8. Assign an IP address and subnet mask that are within the subnet of vlan 2. Click Next.
  9. Click “Finish”.
  10. Find the newly created vSwitch and click on “Properties”.
  11. Click “Add” to add a new port group.
  12. Select “VMkernel” again, and then click “Next”.
  13. Give this port group a name of “vMotion”, and a VLAN ID of “3”, Check the box labeled “use this port group for VMotion”, click “Next”.
  14. Click Finish.
  15. Select the “vSwitch”, which should be the first item in the list when the Port Group window closes, click “Edit…”.
  16. Click on the “NIC Teaming” tab.
  17. Change the “Load Balancing:” setting to “Route based on IP hash”.
  18. Leave the defaults of “Link status only” and “Yes” for the middle two settings, and then change the setting “Failback:” to “No”.
  19. Verify that both vmnics are listed under the “Active Adapters” section.
  20. Close all of the windows.
What we’ve just done is this: We’ve created a vSwitch, added two NICs to it, both of which are plugged into the LAG on the switches, and we configured ip hashing as the method of balancing (which is the ONLY method you can use with a LAG group), and we disabled link failover on this vSwitch. We also created two Port Groups, assigned each a VLAN ID, and an IP address/subnet mask that match our existing vlans configured on the switches. We identified that these networks should be used for either management or vMotion, and gave them descriptive names that match the vlans on the switches.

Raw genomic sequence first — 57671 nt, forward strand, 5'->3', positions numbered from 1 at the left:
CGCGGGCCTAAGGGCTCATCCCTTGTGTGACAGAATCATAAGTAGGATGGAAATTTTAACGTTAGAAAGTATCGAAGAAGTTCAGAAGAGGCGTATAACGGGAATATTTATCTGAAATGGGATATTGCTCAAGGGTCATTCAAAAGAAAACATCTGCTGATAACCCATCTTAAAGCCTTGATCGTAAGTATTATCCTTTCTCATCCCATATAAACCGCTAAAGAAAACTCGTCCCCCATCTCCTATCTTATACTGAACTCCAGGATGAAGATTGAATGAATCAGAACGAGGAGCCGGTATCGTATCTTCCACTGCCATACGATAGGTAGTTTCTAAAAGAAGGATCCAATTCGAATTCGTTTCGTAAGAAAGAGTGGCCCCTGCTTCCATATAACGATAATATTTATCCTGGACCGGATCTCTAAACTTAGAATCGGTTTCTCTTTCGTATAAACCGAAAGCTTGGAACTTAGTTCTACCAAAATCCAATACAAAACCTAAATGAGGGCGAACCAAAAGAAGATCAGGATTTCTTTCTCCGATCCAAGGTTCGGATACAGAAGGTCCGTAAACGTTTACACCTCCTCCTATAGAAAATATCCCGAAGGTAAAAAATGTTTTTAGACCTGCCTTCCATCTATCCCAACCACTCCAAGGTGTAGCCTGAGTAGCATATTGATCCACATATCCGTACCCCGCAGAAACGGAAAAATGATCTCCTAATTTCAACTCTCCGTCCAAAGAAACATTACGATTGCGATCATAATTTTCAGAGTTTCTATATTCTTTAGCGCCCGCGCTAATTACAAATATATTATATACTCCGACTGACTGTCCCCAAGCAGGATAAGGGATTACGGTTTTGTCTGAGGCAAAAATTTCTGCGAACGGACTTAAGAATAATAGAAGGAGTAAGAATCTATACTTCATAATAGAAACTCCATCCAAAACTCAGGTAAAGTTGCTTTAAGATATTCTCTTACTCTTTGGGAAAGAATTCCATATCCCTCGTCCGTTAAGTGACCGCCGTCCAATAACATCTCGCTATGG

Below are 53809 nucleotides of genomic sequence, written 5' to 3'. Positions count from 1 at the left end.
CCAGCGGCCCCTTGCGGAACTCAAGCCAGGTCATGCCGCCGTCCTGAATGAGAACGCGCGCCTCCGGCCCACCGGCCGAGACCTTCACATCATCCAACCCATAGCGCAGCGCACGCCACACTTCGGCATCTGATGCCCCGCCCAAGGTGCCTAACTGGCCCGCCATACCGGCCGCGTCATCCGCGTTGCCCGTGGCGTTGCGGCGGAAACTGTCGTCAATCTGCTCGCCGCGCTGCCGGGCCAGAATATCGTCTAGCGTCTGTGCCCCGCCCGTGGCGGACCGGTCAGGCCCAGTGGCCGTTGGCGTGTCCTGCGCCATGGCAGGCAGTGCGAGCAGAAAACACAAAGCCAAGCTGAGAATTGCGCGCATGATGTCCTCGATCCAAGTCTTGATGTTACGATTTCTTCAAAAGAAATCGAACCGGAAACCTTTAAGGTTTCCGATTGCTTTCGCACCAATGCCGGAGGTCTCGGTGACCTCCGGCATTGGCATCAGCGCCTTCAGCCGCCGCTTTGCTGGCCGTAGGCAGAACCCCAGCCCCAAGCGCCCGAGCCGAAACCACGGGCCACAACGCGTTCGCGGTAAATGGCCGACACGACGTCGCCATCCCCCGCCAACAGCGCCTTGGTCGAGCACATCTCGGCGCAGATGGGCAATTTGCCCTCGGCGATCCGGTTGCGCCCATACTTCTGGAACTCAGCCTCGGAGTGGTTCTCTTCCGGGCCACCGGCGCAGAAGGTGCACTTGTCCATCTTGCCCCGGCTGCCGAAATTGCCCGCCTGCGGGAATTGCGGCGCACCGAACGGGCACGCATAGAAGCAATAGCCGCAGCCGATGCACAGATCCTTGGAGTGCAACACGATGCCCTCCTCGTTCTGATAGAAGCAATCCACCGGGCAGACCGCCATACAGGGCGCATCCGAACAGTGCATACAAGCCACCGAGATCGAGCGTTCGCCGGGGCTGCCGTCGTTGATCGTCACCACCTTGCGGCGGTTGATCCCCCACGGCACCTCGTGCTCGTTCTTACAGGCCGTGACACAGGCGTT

We’ll repeat this process to creating new vSwitches 3 more times, here are the break downs:
  • iSCSI port group, two vmnics: both plugged into the ports that make up LAG 11 on the switches, assigned vlan 5, assigned the name “iSCSI” or whatever you named the vlan on the switch, assigned a IP address in that subnet, NIC teaming configuration exactly the same as the first vSwitch we configured.
  • Fault Tolerance port group, one vmnic: plugged into one of the switch ports configured as an access port on vlan 4, VLAN ID of 4, a name that matches the vlan name on the switches, check the box for “Fault Tolerance Logging”, and an ip address in the corresponding subnet, leave all of the NIC Teaming settings in their default states.